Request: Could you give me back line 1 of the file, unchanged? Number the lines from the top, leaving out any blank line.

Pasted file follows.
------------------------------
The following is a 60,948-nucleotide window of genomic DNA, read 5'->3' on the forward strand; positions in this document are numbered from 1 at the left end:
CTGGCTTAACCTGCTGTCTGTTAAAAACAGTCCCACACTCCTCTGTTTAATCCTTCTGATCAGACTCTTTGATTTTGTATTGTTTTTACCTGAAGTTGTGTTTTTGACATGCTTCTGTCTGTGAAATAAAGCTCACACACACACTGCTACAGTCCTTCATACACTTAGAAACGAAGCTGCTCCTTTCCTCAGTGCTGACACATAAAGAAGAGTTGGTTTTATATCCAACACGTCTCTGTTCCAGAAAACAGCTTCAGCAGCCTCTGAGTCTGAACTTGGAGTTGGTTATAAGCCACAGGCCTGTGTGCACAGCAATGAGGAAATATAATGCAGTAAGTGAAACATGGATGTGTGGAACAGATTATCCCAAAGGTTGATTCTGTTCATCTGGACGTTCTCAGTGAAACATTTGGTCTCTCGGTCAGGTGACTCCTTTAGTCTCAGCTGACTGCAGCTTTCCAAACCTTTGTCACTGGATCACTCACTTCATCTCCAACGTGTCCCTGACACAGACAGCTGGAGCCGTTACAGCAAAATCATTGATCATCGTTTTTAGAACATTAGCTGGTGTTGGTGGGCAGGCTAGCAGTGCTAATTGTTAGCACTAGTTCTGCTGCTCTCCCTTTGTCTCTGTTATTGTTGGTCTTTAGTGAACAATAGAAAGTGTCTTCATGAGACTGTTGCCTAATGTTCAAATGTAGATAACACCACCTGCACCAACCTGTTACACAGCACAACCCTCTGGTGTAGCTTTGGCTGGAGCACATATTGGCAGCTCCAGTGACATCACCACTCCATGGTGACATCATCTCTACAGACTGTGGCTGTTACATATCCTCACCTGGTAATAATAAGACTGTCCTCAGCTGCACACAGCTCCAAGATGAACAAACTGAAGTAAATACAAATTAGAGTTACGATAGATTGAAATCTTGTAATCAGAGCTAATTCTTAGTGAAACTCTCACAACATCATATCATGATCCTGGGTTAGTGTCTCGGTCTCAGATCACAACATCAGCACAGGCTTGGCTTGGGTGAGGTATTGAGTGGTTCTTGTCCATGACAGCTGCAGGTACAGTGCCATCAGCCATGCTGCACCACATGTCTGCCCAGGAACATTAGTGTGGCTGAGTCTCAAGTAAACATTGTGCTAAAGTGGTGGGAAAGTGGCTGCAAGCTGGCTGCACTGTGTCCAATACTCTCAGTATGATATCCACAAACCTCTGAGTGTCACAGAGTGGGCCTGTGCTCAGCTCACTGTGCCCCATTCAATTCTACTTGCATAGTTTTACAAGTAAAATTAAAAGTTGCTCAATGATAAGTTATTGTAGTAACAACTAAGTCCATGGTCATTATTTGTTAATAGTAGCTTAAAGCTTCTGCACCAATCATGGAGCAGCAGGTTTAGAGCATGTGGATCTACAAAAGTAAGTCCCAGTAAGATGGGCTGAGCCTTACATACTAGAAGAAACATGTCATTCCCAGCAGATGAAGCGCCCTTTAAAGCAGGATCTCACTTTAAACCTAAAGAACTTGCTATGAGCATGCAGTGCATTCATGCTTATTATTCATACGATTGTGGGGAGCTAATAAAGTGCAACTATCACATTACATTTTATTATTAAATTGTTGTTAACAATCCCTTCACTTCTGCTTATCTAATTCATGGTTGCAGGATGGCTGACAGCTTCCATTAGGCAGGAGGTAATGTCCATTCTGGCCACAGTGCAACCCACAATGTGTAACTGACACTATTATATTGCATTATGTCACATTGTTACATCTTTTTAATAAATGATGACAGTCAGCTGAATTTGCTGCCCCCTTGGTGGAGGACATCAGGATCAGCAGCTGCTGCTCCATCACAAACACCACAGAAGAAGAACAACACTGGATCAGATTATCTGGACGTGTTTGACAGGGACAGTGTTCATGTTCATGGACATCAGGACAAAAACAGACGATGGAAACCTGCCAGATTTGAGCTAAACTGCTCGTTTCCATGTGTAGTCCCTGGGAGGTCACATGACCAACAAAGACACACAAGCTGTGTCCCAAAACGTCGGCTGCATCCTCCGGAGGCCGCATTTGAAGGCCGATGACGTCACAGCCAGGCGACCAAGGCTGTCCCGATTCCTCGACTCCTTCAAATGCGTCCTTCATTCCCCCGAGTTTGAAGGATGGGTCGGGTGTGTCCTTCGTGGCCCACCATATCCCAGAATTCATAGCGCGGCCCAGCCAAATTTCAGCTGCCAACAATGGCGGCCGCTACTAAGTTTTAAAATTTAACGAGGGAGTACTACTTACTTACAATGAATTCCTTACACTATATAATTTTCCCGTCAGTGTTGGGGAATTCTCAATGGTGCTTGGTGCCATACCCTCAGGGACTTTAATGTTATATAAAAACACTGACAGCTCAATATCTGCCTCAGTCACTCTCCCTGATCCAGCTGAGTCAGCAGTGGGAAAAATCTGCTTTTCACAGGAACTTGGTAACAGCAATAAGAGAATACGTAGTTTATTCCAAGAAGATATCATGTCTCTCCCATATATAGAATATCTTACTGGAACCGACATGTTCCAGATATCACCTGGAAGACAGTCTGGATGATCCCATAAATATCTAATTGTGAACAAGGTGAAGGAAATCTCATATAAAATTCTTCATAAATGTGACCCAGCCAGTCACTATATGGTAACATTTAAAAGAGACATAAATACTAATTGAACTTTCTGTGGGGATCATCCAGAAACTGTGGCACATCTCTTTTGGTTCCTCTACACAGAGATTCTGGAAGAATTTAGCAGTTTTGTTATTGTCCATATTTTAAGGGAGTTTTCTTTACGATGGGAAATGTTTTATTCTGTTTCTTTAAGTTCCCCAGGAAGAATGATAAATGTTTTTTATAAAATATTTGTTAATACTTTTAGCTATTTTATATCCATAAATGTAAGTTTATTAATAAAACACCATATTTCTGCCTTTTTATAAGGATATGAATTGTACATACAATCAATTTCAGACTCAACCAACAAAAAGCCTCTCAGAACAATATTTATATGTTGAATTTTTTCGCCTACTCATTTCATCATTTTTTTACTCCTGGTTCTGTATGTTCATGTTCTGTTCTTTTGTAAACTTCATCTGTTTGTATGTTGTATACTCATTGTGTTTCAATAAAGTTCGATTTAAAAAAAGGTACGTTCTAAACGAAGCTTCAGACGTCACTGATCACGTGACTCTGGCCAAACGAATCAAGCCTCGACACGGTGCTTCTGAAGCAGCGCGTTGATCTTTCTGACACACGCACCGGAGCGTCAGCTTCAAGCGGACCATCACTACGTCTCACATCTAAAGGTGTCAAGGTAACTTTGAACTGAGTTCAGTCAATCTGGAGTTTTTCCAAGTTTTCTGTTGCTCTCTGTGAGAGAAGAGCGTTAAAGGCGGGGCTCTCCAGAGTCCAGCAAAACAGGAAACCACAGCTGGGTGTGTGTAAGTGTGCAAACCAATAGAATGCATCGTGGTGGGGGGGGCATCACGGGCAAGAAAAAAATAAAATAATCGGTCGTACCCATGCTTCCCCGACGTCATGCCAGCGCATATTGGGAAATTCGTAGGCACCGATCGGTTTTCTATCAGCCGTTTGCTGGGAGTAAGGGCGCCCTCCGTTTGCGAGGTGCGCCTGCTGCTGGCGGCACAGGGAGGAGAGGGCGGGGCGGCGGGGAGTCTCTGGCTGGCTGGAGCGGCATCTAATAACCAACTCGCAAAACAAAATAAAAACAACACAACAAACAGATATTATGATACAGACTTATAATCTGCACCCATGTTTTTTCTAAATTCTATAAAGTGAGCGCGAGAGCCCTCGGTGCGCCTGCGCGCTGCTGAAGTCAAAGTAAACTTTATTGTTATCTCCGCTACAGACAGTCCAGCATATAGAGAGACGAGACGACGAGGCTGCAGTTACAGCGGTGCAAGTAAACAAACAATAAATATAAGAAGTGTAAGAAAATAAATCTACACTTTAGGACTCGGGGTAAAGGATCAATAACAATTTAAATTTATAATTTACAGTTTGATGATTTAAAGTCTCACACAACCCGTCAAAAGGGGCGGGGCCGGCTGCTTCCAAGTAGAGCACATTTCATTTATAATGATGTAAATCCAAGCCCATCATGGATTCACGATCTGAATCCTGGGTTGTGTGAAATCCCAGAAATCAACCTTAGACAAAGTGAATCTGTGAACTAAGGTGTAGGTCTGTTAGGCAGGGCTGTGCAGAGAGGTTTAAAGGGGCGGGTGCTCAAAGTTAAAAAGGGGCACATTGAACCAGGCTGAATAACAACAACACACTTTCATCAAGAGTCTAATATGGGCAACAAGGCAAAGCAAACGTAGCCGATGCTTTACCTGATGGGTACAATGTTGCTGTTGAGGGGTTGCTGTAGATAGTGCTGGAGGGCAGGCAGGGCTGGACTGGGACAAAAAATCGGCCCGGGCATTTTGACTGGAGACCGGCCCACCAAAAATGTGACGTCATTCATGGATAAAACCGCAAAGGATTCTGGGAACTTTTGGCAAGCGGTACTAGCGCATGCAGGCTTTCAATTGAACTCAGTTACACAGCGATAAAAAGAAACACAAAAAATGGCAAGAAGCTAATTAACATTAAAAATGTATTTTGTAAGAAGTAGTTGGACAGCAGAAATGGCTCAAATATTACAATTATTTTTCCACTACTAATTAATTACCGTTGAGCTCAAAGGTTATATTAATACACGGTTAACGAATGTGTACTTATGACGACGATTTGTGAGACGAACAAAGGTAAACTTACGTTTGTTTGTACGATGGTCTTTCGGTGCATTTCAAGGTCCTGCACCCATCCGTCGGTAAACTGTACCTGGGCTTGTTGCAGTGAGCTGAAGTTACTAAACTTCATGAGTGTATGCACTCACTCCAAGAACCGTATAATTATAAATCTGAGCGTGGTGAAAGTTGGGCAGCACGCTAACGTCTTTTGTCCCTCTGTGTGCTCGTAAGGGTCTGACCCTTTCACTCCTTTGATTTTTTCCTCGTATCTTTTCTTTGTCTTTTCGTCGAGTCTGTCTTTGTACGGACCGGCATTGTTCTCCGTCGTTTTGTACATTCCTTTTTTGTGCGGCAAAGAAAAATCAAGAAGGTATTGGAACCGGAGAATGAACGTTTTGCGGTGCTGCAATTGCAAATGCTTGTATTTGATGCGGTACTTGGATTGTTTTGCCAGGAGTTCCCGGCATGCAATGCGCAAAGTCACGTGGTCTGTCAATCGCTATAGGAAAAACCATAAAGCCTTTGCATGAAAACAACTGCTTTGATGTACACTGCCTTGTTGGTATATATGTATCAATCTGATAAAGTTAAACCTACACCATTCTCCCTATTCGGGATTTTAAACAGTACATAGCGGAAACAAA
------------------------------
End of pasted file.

The following is a 60,948-nucleotide window of genomic DNA, read 5'->3' on the forward strand; positions in this document are numbered from 1 at the left end: